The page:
During and after the 2008 financial crisis, a lot of insurance companies were affected by this and many in the preneed sector were not immune to this economic disaster. However, our company was unaffected. I felt as if I was being guided through such a tricky time by God, and I was thankful we had made such conservative financial decisions prior to 2008. I never invested into anything I didn’t understand fully, and I never invested in anything I had a bad feeling about.

I had this overwhelming feeling that I should give back to God for the guidance he had given me, and I wanted to give my employees time off to give back and work on improving themselves. I wanted to give them a month of sabbatical in addition to the week of vacation they had to use for other things. Even though I knew people would think I was crazy, I pitched it to my friends and my executives, and to my surprise, they all thought it was a great idea and pushed me to make it happen. I brought my idea to the board thinking they would shoot me down and talk me out of it, but they loved the idea as well.

So, in 2010, we presented the opportunity to all of our employees. No matter how long they had been with us, they would be able to take a sabbatical, and it was received well. The program is optional, and some employees do opt out, but most partake. The rules are simple. You cannot have contact with the home office, you have to get 7-9 hours of sleep per night, you have to complete an hour of meditation during the day, at some point in your sabbatical you have to get involved with a service project or take a mission trip, if you have a relationship that needed repairing you have to put effort into improving that, you need to read for pleasure, and keep a journal with at least four entries outlining your experience. All sabbatical plans have to be presented to me and approved before they are granted, and I’ve been proud of all the cool ideas people have come up with.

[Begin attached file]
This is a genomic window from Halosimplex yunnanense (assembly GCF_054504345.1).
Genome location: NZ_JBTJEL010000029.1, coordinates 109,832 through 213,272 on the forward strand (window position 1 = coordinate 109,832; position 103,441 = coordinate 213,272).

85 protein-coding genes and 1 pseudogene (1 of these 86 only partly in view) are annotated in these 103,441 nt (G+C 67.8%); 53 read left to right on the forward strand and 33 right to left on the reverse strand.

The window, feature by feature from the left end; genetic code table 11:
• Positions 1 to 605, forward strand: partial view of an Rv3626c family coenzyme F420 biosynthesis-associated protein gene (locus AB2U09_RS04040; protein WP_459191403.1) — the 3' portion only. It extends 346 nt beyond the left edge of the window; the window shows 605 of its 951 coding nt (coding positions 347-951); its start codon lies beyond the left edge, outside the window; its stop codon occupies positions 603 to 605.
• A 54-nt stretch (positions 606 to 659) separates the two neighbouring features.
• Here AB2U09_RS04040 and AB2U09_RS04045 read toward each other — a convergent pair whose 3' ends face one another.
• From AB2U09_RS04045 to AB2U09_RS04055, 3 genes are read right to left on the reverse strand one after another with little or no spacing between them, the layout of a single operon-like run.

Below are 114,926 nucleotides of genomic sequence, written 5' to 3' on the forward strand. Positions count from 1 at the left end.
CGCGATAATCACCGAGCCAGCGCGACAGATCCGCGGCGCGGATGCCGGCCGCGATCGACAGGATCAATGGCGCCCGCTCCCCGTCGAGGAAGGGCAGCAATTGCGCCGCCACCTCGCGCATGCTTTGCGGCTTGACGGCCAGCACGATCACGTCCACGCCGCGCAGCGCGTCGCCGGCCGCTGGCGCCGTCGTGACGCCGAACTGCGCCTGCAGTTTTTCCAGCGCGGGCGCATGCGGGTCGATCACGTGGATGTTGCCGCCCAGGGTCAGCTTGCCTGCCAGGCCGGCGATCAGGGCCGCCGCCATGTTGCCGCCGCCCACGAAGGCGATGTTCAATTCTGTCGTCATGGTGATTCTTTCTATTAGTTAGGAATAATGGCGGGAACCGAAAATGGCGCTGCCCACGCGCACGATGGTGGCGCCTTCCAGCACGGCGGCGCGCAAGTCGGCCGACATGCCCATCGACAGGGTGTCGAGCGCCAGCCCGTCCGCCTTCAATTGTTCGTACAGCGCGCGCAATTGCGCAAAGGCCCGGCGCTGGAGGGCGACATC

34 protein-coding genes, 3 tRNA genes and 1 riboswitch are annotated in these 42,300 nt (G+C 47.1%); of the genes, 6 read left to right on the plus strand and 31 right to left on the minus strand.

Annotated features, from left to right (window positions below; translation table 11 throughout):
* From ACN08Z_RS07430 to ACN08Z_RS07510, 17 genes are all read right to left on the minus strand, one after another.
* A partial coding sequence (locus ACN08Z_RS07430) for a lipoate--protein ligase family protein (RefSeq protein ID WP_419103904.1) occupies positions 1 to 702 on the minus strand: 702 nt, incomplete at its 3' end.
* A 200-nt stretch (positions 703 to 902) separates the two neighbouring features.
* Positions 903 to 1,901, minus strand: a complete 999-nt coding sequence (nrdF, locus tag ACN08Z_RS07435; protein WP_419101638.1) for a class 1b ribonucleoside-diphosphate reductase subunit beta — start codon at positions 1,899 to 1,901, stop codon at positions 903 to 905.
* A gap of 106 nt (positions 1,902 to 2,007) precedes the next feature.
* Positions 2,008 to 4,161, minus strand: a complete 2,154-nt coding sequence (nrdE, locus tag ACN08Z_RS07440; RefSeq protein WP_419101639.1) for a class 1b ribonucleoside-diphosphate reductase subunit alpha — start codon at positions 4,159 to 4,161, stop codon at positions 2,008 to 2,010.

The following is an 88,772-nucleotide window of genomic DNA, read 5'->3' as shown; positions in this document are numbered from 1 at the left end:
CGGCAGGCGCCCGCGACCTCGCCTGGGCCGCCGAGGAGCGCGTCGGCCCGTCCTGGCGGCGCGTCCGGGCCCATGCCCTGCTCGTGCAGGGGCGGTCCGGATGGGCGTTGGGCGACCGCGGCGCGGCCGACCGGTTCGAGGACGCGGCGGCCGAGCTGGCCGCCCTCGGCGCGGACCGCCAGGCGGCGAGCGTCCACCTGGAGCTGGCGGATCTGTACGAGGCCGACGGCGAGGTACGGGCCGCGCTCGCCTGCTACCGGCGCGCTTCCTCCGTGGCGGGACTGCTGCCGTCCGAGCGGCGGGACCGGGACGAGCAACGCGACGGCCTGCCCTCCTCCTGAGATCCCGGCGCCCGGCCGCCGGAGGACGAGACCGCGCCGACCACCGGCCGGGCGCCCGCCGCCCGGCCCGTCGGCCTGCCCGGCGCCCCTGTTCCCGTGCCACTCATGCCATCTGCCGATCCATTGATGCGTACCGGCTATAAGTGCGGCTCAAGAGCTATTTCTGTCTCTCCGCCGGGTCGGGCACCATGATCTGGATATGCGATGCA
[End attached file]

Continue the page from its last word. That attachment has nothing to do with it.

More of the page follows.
It’s an incredible program and the stories that our people tell about their experiences are unbelievable. The stories and emotions are incredible, and we have continued to encourage each and every person who works here to take their sabbatical every seven years.

Sharing of knowledge is something that you truly value, which ultimately led to the creation of The Leadership Development Academy. How did this program get started and why is it important to you?